Of Puadh and Pablo Neruda
Surinder Singh Tej

Puadh Darpan
Edited by Manmohan Singh Daon
Punjabi Sath-Panj Nad Parkashan, Lambra (Jalandhar)
Pages 144. Rs 140.

Puadh DarpanThe undivided Punjab had many regions. Out of these Pothohar, Majha, Doaba and Malwa gained more prominence. Each of these was blessed with a distinct identity in terms of dialect, subculture, lifestyle and sociocultural milieu. After the Partition, Majha, Malwa and Doaba continued to remain on the forefront while Puadh, another distinct region, could not gain prominence despite being a large geographical entity. There was no serious attempt to assert its subcultural identity. Even today, Puadh continues to remain tagged to Malwa and is treated as the outpost of the latter. Further bifurcation of Punjab state and creation of Haryana added to the existent neglect.

Territorially Puadh or Poorva-adh (eastern half), still remains a big region , but with little perceptible change in its fortunes. Its boundaries extend from the eastern banks of river Satluj to the banks of river Ghaggar and even beyond.The region encompasses the present districts of Ropar, Mohali, Patiala, Ambala, Panchkula and parts of Fatehgarh Sahib, Ludhiana and Sangrur districts, as also Nalagarh and Kala Amb areas of Himachal. Chandigarh too falls in this region. Bhai Kahn Singh Nabha had described Puadh as the region that lies in the feet of Shivalik hills. Puadhi is original dialect of this region and holds an unambiguous tinge and timbre. Of late this region has been facing the onslaught of rapid urbanization. This unbridled urbanization and migration of populace from the other regions has created a crisis of idenitity for Puadhi dialect and sub culture. Saving and preserving the roots has become a challenge for the true blue Puadhi.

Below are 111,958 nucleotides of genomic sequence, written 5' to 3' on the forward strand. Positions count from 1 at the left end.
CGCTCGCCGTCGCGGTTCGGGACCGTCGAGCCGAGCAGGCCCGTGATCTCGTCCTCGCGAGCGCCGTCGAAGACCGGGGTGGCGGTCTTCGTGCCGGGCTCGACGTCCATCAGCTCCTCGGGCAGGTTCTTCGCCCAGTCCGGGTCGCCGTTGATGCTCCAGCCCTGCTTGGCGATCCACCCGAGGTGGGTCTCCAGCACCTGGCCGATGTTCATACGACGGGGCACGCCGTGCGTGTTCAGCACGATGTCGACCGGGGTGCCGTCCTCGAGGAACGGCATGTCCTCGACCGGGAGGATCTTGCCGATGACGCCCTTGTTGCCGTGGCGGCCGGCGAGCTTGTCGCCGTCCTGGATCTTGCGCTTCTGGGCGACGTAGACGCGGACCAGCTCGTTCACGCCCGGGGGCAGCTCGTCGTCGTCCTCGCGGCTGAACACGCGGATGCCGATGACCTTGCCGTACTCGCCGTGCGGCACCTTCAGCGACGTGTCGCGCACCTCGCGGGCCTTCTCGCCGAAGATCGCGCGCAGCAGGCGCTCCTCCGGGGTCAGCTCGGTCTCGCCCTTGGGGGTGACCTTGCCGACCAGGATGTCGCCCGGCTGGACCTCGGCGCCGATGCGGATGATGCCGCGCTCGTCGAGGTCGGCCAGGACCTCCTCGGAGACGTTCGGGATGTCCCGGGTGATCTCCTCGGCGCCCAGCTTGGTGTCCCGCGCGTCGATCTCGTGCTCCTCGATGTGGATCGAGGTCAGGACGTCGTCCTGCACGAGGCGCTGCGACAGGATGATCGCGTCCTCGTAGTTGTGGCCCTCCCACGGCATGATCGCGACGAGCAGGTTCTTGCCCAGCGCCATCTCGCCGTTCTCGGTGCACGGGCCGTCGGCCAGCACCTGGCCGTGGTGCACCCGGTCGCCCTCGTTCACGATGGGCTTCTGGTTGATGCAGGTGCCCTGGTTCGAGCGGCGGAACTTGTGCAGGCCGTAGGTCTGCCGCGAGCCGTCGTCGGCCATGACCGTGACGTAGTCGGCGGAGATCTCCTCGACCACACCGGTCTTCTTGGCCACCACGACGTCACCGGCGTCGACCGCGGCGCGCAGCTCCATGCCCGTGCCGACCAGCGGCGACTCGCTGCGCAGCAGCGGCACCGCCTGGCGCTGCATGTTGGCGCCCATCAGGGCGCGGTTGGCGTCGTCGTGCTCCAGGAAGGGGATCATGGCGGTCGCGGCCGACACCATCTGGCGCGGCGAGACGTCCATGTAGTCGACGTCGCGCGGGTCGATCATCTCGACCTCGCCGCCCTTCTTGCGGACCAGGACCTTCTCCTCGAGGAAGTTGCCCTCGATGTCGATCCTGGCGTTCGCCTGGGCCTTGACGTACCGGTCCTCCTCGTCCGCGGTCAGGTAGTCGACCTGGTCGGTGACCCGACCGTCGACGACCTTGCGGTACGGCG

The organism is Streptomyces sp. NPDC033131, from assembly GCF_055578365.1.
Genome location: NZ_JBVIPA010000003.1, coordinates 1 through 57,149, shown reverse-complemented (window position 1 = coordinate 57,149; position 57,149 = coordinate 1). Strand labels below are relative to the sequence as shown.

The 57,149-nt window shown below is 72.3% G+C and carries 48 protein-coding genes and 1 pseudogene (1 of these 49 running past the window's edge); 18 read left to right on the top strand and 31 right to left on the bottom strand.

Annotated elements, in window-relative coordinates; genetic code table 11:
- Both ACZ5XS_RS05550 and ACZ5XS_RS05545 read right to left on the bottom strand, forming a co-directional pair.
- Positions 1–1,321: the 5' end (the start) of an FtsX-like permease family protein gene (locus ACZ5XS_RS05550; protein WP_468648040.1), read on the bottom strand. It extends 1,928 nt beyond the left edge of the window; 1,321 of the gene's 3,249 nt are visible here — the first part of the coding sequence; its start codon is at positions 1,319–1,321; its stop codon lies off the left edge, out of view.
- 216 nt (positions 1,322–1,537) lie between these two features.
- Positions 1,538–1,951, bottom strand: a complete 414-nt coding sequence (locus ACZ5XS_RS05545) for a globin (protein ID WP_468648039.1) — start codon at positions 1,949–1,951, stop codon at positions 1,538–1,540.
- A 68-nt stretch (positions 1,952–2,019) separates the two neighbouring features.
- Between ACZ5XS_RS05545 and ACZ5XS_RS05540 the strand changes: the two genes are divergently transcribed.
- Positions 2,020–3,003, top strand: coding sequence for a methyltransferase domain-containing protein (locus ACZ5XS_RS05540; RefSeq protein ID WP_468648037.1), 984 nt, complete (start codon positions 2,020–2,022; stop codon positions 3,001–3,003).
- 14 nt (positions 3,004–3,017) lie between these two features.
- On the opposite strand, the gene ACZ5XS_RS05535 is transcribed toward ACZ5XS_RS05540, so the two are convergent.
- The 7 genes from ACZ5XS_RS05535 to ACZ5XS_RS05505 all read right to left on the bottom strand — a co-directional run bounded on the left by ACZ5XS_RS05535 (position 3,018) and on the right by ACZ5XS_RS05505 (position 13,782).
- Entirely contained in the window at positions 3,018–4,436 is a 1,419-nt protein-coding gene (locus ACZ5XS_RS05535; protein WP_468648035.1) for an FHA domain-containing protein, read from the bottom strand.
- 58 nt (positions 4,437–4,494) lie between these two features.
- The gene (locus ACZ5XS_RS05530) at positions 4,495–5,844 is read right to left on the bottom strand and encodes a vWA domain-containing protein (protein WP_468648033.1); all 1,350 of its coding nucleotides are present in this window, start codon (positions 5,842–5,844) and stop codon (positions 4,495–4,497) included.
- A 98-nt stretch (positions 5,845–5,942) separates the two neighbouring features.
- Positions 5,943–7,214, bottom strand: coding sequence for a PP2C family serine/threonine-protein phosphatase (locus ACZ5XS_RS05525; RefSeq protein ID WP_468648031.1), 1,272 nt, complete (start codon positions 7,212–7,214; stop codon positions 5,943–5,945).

Puadh Darpan is one such endeavour to conserve and secure the history, culture, tradition and unequivocal character of the region. The volume, edited by noted literateur Manmohan Singh Daon, focusses on the finer details of Puadhi life. Each of the 23 essays touches upon a different aspect including folklore, art and culture, vocabulary, agricultural practices, flora and fauna etc. Thus, the volume covers a vast spectrum and truly enriches the reader. In sum, a commendable and worthwhile effort.

Pablo Neruda : Chonvi Kavita (Part 2)
Ed. Harbhajan Singh Hundal
H.K. Prakashan, Delhi
Pages 272. Rs 300

Pablo Neruda : Chonvi KavitaPablo Neruda remains an icon for Left wingers and socialists of all hues in the world. And Punjabis are no exception. The late Chilean poet, a powerful and foremost symbol of resistance against economic and sociocultural imperialism, continues to fascinate those who despise the US-imposed new World Order. Neruda wrote more than 60 volumes of poetry. Despite being soft and romantic in texture, his poems carry a deep and potent message that has a unique universal appeal. This appeal has prompted translations of his works in more than 50 languages.

Harbhajan Singh Hundal, himself a distinguished Punjabi poet, remains an unalloyed fan of Neruda. Having translated and published three volumes of Neruda's poetry, he now returns with the fourth. This collection contains 132 poems. Hundal has the acumen and adeptness. However, the cumbersome compulsion of closely sticking to the original takes its toll. The free flow of thoughts and words, and the passion therein, is missing in some of the translated poems, especially in Tere Pair, Bahar, Udasi, Prashan etc. This dilutes the overall impact.